Part two in a series. There’s a rising tide on the rivers of blood But if the answer isn’t violence, neither is your silence – Pop Will Eat Itself, “Ich Bin Ein […]
Part one in a series. Listen to the victim, abused by the system The basis is racist, you know that we must face this In 1991 Pop Will Eat Itself produced one […]
On Monday we introduced you to Bill Becker and heard all about PCAP’s policy suggestions. Yesterday we focused on how the United States could wean itself off of carbon using a cap-and-auction […]
Yesterday we introduced you to Bill Becker and heard all about PCAP’s policy suggestions. Today we focus on some of the nuts and bolts of weaning the United States off of carbon, […]
During the Democratic National Convention, I had the opportunity to interview Bill Becker, the executive director of the Presidential Climate Action Program (PCAP). Over the course of the interview, the topics ranged […]
While awareness and externalities were memes in the Green Constitutional Congress, they weren’t the only ones. For that matter, neither was the most important one. Bruce Mau made that abundantly clear with […]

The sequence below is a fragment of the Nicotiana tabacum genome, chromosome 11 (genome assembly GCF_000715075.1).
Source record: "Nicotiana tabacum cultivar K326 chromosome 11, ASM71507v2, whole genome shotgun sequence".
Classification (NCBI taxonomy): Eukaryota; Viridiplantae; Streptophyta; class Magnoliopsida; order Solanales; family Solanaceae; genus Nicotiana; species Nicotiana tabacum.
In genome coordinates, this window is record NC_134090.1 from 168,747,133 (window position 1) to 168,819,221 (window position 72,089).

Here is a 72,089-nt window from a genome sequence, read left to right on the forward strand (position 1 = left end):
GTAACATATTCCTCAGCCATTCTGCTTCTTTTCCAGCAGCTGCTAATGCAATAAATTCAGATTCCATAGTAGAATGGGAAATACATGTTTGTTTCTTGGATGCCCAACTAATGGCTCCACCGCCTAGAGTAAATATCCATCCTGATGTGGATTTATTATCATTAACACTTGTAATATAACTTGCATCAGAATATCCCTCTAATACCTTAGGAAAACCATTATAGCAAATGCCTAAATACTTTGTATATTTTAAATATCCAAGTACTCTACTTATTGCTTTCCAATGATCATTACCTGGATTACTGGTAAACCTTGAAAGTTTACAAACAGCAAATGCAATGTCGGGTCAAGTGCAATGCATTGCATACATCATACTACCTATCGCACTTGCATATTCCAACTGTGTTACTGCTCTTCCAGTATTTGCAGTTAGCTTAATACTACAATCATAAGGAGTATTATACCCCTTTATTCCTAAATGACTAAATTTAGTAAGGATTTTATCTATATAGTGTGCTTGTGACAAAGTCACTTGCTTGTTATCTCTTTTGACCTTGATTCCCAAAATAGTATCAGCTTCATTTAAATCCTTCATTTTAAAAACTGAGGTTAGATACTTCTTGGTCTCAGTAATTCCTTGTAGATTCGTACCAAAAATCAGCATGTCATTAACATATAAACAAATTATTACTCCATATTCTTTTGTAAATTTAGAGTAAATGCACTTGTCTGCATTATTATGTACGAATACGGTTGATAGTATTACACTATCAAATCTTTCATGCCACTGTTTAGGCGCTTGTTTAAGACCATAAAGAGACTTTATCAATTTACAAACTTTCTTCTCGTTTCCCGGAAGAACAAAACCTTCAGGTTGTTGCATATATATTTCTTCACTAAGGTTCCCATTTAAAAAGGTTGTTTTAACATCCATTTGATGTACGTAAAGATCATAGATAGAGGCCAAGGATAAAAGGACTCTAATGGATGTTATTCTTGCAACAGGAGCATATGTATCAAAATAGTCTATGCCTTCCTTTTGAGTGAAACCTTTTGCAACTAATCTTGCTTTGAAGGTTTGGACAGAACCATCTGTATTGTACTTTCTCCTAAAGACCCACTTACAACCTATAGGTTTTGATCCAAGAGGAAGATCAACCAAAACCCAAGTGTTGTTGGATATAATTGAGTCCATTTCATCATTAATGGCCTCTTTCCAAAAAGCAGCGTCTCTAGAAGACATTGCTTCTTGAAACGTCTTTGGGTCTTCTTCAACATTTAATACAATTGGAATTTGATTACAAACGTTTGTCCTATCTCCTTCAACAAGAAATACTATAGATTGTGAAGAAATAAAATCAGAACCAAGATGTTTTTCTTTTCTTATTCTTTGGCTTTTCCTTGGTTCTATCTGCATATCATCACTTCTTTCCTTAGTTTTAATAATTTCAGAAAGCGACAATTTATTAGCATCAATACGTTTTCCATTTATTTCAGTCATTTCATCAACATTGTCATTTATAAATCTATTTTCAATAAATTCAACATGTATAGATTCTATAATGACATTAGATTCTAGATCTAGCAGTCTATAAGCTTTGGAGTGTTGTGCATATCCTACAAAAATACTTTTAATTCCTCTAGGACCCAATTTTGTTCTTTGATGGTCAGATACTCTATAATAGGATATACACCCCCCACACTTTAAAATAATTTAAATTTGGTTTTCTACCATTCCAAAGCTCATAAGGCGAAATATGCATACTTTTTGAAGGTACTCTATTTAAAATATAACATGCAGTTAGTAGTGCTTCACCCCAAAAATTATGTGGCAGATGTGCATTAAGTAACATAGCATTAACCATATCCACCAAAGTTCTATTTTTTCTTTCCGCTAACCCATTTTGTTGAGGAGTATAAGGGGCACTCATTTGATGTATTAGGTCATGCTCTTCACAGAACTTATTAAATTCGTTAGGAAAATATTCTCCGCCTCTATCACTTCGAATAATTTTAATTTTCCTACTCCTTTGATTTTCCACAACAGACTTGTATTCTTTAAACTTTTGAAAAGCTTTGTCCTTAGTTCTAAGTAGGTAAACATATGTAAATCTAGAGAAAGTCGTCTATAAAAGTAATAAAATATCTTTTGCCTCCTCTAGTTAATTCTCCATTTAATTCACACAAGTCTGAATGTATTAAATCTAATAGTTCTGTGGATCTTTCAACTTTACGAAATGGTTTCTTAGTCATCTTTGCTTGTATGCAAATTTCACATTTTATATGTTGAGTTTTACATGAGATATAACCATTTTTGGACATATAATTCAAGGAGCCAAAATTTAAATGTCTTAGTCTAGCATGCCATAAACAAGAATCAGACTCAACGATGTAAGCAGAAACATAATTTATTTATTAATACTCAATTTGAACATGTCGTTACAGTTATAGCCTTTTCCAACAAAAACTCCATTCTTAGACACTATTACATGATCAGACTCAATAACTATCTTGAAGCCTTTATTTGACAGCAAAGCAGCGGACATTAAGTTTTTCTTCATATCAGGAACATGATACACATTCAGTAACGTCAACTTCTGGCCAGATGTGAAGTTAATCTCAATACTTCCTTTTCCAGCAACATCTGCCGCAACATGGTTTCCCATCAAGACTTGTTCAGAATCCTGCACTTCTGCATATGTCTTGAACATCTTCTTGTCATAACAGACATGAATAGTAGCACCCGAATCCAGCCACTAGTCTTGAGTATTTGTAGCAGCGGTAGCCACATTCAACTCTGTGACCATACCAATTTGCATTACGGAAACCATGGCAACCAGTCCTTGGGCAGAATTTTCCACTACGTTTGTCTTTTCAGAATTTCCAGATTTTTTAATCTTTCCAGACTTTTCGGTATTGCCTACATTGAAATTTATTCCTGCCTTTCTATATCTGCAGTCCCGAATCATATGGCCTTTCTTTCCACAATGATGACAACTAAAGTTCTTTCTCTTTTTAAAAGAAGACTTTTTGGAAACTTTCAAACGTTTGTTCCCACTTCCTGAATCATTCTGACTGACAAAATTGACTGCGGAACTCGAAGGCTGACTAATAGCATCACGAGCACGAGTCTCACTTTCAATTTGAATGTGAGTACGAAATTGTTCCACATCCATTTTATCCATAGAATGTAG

As a Democratic woman, I breathed a big sigh of relief last night. Hillary did what she needed to do. She stepped up with class and grace when the moment demanded it. […]
Monday night, Dialog:City held the poorly attended Green Constitutional Congress with the intent to open a democratic dialog between the attendees and the panelists. Instead, what the attendees got was nearly 30 […]
Whatever issues people had with Tim Russert’s political coverage during the George W. Bush years (and I and many others outside the Beltway intelligentsia had many), I don’t wish to raise them now. First, I’d like to extend my condolences to Tim Russert’s family and friends. After watching the extensive and ongoing memorializing at MSNBC and NBC, it is clear that, despite what anybody thought of Russert as a journalist, he obviously had an incredibly positive impact on those closest to him – as a loving husband, father and son, as well as a supportive, good-natured and inspiring friend and colleague.
After days of eulogies on MSNBC and NBC and the subsequent response by some who feel the near 24/7 memorializing for Russert was overblown, I’m neither going to defend nor criticize the coverage. I’ll only say that I’m not sure how one dictates how others should mourn a loved one. On the other hand, it also seems natural that an overwhelming public display of mourning, such as what Russert received, might be viewed as excessive by those who were not close to him and/or who thought his overall contribution to society and the world at large was less than spectacular.
I’d prefer to offer a different perspective entirely, one that impacts all of us no matter how we received news of his death and what we thought of its coverage.
First, watch this: